The average seedlings height of A. ampliceps  was taller than A. salicina ( Table 3). ampliceps seedlings were taller on average than A. salicina seedlings (Table 3). The most effective treatment was PK fertilizer in combination with average 19..83 cm followed by NPK with Rhizobium whereas the control resulted in shorter seedlings with an average height of 6.64 cm (Table 3). On the other hand, no significant differences (p <0.05) in growth height were found between the two inoculation methods (Table 4).

Table 3: Mean growth parameter values of tree species treated with fertilizers and Rhizobium over two growing seasons

Tree species Treatments Growth parameters Nodulation
Height (cm) Diameter (cm) Shoot dry weight (g) Root dry weight (g) Number of nodules Nodules dry weight (g)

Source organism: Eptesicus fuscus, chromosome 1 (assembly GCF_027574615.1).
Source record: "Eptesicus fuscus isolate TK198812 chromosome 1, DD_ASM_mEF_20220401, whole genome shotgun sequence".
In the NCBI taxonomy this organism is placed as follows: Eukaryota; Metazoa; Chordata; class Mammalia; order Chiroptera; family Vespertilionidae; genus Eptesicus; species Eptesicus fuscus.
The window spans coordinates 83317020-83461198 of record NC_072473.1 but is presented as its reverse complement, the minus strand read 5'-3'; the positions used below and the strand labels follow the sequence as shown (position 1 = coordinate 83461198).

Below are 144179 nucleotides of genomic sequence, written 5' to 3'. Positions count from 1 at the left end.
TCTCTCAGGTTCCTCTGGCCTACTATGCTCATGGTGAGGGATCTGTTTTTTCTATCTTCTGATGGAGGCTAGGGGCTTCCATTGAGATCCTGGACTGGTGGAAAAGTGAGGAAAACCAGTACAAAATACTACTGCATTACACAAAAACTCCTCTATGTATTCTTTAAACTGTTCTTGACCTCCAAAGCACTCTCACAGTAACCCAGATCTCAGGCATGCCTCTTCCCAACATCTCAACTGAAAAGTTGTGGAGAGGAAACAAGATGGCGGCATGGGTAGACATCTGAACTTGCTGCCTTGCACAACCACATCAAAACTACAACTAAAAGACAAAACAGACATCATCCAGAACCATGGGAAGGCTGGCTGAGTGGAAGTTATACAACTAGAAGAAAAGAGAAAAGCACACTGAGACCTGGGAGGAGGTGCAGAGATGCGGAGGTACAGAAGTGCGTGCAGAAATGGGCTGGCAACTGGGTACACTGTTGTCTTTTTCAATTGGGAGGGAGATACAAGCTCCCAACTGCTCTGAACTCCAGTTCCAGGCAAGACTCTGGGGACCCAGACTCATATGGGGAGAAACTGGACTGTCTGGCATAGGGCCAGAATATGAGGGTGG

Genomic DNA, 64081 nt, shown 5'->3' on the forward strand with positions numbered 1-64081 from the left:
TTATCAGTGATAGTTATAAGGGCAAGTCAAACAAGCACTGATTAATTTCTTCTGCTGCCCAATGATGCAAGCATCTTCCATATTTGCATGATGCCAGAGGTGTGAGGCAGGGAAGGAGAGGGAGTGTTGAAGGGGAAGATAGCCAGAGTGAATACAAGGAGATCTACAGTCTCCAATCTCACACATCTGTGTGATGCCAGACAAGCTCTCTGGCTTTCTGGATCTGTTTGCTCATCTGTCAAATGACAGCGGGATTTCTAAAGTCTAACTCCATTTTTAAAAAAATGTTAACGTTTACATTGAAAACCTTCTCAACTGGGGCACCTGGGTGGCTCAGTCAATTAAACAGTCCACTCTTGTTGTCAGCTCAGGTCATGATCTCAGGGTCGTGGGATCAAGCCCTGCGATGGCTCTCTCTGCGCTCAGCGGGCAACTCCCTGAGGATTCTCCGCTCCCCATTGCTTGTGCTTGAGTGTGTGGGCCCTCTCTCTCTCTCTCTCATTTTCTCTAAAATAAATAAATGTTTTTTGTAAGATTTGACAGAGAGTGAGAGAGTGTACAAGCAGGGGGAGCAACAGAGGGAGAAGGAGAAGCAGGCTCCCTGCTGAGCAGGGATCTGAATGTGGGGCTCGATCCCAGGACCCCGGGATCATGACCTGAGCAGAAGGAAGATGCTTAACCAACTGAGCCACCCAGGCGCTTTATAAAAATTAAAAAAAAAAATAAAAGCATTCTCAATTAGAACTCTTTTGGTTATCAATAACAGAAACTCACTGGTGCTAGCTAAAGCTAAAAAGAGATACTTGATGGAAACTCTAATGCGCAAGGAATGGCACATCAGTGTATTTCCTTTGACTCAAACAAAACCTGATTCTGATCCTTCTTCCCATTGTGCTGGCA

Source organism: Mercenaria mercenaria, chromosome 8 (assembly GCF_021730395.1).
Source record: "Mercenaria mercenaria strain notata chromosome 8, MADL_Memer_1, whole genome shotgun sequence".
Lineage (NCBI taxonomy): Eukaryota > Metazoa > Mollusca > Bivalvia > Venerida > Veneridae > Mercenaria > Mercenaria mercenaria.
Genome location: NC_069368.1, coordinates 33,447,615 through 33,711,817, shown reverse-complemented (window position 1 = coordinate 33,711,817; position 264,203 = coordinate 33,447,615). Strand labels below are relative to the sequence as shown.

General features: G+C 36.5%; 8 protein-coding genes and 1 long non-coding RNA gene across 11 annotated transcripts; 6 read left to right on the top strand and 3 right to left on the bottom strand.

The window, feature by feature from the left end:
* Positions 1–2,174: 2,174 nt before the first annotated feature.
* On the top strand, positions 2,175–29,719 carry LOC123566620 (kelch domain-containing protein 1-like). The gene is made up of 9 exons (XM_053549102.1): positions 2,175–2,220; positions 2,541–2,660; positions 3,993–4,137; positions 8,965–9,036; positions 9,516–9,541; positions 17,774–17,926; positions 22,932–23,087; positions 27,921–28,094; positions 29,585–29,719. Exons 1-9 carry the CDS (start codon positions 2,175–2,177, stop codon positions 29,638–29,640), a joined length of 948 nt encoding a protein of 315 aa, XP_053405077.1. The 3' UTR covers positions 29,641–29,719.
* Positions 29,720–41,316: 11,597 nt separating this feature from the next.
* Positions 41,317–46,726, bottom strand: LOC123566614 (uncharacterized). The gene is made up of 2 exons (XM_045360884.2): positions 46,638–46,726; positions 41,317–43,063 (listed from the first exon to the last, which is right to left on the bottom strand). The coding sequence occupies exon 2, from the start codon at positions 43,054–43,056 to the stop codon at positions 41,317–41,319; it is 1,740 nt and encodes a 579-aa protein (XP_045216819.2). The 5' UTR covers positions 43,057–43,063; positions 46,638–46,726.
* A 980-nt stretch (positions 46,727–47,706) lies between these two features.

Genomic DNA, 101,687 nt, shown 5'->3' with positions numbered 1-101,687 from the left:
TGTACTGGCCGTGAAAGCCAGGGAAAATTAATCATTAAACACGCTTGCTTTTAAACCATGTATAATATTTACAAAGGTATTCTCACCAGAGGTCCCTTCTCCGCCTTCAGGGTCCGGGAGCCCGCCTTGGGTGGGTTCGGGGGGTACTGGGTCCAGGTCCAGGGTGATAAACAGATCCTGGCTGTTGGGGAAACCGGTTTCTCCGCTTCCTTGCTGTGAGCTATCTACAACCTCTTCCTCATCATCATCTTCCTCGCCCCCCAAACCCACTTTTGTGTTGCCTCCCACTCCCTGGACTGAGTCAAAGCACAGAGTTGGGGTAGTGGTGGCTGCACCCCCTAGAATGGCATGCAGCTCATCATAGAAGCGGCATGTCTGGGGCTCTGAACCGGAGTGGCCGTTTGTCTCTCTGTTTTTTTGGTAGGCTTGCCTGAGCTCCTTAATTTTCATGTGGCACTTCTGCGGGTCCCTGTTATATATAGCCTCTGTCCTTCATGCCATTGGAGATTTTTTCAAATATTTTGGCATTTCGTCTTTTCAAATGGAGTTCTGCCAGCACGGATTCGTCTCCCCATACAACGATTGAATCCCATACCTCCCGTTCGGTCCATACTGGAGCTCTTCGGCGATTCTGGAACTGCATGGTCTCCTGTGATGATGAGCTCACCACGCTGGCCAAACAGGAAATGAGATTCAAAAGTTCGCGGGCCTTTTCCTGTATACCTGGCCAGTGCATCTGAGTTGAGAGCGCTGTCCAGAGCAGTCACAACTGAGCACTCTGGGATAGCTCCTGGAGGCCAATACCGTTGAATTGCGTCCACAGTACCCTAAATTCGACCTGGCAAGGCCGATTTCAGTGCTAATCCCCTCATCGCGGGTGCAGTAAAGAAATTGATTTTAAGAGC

Acacia ampliceps Control 6.64b 0.08b 3.30d 1.29d 0.0d 0.0b
Rhizobium 9.15b 0. 08b 12.54c 10.45c 37.2b 0.3a
PK+ Rhizobium 19.83a 0.17a 35.49b 17.17a 46.9a 0.4a
NPK+ Rhizobium 17.37a 0.12b 43.10a 12.88b 10.3c 0.1a
Mean 13.45 0.11 23.61 10.45 23.61 0.2
Acacia salicina Control 5.86b 0.04b 2.21b 0.8c 0.0d 0.0b
Rhizobium 6.17b 0.06a 3.79b 1.95b 22.1b 0.12a
PK+ Rhizobium 13.92a 0.09a 21.82a 14.11a 31.4a 0.25a
NPK+ Rhizobium 12.43a 0.10a 21.60a 13.23a 8.6c 0.06a
Mean 9.74 0.72 12.36 7.51 15.25 0.11

The analysis of variance of the stem diameter showed highly significant differences (p <0.05) between tree species and fertilizer treatment while no significant differences were found between inoculation methods. The average stem diameter indicated that A. ampliceps seedlings had smaller stem diameters than A. salicina seedlings. The fertilizer treatments showed that PK with Rhizobium resulted in the widest stem diameter followed by NPK with Rhizobium (Table 3). The stem diameter results a indicated that the Pk and NPK treatments had different effects on the stem diameter; PK treatment with Rhizobium resulted in a larger average of stem diameter in A. ampliceps, while NPK treatment